I stopped counting the number of times I heard time-starved moms - myself included - apologize for not baking/cooking the dish they were bringing to a party, or for not welcoming their guests into an immaculate house... as if getting something from the grocery store and living in a house that looks, well, lived-in, was a venial sin of some sort. To avoid the guilt - and the ensuing apology - a lot of us will try to cram such extra demands into a schedule that is already bursting at the seams. Enough already! Do those things really matter that much?

Like a teacher sets end goals, then breaks them down in small, incremental steps for her students, we should set life goals, determine the intermediate steps, and ensure that our time is indeed devoted to those goals on a daily basis. Any activity that does not lead to the fulfillment of those main goals can be tossed aside. 

Unfortunately, it is very easy to confuse our own personal goals with those that society imposes on us. Based on the current, mainstream definition of success, for example, I should be spending most of my time trying to impress others by 1) making sure I (and my family, and my house, etc.) look their best and "coolest" at all times, including on social media; 2) becoming famous (or making my kids famous, by extension); 3) making lots of money.

The problem is, those endeavors often prove exhausting, and may fail to provide the fulfillment we are looking for. I have written about how, when my translation business was at its height (and with it my income), I felt more fatigue, stress and frustration than any happiness I might have been looking for. I have since then decided to slow down on the career front, and I genuinely feel much better for it.

Meanwhile, other activities that seemed far less glamorous than a lucrative start-up, and which had fell through the cracks, regained importance in my eyes as I realized they actually fit some of my main priorities. Walking in nature and listening to the rain or birds, or spending time washing and cutting up veggies, seems rather banal and, again, unproductive. But when setting my priorities, eating (and feeding my family) healthy, and making sure I engage in peaceful, meditative activities on a daily basis, made it to the top 10 - meaning those activities should indeed be part of my daily life - even if that means sacrificing other activities.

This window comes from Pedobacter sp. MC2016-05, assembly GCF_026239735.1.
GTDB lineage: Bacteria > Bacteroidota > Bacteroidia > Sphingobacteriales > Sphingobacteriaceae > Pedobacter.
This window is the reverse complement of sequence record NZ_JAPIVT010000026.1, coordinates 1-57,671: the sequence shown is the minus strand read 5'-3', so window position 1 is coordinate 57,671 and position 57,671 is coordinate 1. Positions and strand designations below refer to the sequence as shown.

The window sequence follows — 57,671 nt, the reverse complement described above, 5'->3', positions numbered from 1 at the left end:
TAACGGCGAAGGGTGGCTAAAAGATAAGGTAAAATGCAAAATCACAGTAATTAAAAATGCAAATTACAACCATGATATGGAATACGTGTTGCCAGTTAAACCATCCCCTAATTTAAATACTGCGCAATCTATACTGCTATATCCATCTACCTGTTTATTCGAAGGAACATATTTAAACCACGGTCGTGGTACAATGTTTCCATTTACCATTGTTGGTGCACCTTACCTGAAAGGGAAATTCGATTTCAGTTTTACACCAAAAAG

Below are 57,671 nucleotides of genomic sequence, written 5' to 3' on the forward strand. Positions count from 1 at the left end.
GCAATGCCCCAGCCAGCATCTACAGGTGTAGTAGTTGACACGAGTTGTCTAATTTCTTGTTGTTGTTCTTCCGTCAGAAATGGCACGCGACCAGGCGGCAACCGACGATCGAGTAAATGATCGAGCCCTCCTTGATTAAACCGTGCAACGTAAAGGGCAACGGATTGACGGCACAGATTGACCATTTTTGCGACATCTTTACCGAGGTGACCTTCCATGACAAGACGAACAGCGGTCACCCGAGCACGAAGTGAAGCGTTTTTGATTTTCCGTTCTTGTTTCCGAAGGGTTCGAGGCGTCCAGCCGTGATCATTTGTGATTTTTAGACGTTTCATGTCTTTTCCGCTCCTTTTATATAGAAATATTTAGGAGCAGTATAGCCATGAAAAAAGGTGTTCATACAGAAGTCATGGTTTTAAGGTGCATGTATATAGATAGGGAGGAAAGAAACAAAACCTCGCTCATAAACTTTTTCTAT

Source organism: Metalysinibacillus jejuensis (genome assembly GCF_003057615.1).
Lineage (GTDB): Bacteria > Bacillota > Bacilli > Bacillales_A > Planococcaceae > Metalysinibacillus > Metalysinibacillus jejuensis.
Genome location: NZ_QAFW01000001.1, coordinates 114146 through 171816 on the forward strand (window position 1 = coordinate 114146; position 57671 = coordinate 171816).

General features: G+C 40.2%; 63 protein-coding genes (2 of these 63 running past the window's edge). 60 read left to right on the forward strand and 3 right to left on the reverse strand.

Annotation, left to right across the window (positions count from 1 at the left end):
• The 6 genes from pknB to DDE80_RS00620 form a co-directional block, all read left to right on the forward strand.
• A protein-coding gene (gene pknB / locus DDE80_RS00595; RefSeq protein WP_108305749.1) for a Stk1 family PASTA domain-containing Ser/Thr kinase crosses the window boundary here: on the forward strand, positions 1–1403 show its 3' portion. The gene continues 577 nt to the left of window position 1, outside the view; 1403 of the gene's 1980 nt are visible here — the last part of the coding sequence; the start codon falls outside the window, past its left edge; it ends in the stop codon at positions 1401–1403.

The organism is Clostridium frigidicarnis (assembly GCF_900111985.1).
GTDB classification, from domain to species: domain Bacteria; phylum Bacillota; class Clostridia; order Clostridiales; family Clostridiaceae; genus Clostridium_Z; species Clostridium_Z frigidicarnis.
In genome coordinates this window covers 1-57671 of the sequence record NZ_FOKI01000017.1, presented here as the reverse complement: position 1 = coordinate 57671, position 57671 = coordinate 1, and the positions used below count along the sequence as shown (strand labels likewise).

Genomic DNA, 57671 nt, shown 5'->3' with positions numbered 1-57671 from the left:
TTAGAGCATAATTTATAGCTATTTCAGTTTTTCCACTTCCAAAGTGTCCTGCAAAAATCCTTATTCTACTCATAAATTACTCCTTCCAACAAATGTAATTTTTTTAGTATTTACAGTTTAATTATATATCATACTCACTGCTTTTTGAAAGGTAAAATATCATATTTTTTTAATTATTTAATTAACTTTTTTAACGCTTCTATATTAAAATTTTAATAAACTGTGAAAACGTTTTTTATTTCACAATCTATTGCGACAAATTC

Less is more

The fear of missing out is a potent feeling, exacerbated by the plethora of choices modern life offers. Is it because my father passed away suddenly at 50, long before he could enjoy any bit of retirement, making it all so clear that the clock is ticking? I have felt an intense pressure to "make the most of life". When left unattended, that pressure can suck enjoyment out of life, which is the last thing we want to happen. I now know that what I need is not to do more things in general, but to strive and be in the moment, whatever I am doing (or not doing).

And so, counterintuitive as it may seem, in order to feel at peace with our use of time, we might need to do less, not more. To learn to sit or walk in silence, to stare into space, without guilt.

Which is exactly what I practiced this summer. There is no endless list of activities on my fridge, with little checkmarks all over it. This summer I took life day by day. Consequently, I spent more time on "unproductive" activities such as reading, chatting with friends and family, and even sleeping. It wasn't always comfortable, but I got used to that slower, more organic, pace. Interestingly, the top priorities still got done (e.g. repainting the decks, organizing the basement). Was this summer better or worse than the previous ones? Neither. But it was certainly less stressful. Will I have regrets? Probably not.

Mindfulness this Week

Have you changed your relationship with time?
How do you make sure you respect your pace, energy levels and priorities?
Do you find it hard to set realistic expectations, and to maintain your focus?

Be part of the process: